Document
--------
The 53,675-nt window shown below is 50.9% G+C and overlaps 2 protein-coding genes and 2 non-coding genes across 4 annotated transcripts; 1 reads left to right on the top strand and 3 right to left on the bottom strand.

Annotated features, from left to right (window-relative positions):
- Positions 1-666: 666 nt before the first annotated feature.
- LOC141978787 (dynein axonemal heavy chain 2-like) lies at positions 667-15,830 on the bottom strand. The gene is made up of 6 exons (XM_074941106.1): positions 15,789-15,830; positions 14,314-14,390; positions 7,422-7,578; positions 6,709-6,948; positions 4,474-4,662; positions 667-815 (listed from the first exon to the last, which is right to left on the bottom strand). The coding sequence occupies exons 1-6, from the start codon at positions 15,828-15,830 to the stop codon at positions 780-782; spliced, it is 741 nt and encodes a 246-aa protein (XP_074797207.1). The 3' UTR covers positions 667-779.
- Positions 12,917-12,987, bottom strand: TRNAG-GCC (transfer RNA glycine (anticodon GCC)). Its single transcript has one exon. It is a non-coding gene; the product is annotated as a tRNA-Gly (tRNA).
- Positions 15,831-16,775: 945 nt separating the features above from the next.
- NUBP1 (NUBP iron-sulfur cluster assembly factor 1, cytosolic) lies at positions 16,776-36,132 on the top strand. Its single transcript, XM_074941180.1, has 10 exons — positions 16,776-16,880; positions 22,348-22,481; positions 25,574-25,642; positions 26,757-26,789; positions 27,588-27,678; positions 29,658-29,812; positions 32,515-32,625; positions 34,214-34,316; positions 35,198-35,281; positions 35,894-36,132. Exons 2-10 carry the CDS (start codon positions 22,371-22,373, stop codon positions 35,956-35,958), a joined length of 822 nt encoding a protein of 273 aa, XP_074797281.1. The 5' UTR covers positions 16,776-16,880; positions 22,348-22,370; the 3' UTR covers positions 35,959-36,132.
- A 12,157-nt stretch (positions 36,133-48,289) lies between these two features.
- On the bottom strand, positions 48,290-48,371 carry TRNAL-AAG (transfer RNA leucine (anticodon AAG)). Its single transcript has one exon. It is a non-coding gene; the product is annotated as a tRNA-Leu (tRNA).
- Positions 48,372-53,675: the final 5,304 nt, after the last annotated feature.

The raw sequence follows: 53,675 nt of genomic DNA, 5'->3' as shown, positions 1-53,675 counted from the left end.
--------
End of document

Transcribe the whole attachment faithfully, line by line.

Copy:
The 53,675-nt window shown below is 50.9% G+C and overlaps 2 protein-coding genes and 2 non-coding genes across 4 annotated transcripts; 1 reads left to right on the top strand and 3 right to left on the bottom strand.

Annotated features, from left to right (window-relative positions):
- Positions 1-666: 666 nt before the first annotated feature.
- LOC141978787 (dynein axonemal heavy chain 2-like) lies at positions 667-15,830 on the bottom strand. The gene is made up of 6 exons (XM_074941106.1): positions 15,789-15,830; positions 14,314-14,390; positions 7,422-7,578; positions 6,709-6,948; positions 4,474-4,662; positions 667-815 (listed from the first exon to the last, which is right to left on the bottom strand). The coding sequence occupies exons 1-6, from the start codon at positions 15,828-15,830 to the stop codon at positions 780-782; spliced, it is 741 nt and encodes a 246-aa protein (XP_074797207.1). The 3' UTR covers positions 667-779.
- Positions 12,917-12,987, bottom strand: TRNAG-GCC (transfer RNA glycine (anticodon GCC)). Its single transcript has one exon. It is a non-coding gene; the product is annotated as a tRNA-Gly (tRNA).
- Positions 15,831-16,775: 945 nt separating the features above from the next.
- NUBP1 (NUBP iron-sulfur cluster assembly factor 1, cytosolic) lies at positions 16,776-36,132 on the top strand. Its single transcript, XM_074941180.1, has 10 exons — positions 16,776-16,880; positions 22,348-22,481; positions 25,574-25,642; positions 26,757-26,789; positions 27,588-27,678; positions 29,658-29,812; positions 32,515-32,625; positions 34,214-34,316; positions 35,198-35,281; positions 35,894-36,132. Exons 2-10 carry the CDS (start codon positions 22,371-22,373, stop codon positions 35,956-35,958), a joined length of 822 nt encoding a protein of 273 aa, XP_074797281.1. The 5' UTR covers positions 16,776-16,880; positions 22,348-22,370; the 3' UTR covers positions 35,959-36,132.
- A 12,157-nt stretch (positions 36,133-48,289) lies between these two features.
- On the bottom strand, positions 48,290-48,371 carry TRNAL-AAG (transfer RNA leucine (anticodon AAG)). Its single transcript has one exon. It is a non-coding gene; the product is annotated as a tRNA-Leu (tRNA).
- Positions 48,372-53,675: the final 5,304 nt, after the last annotated feature.

The raw sequence follows: 53,675 nt of genomic DNA, 5'->3' as shown, positions 1-53,675 counted from the left end.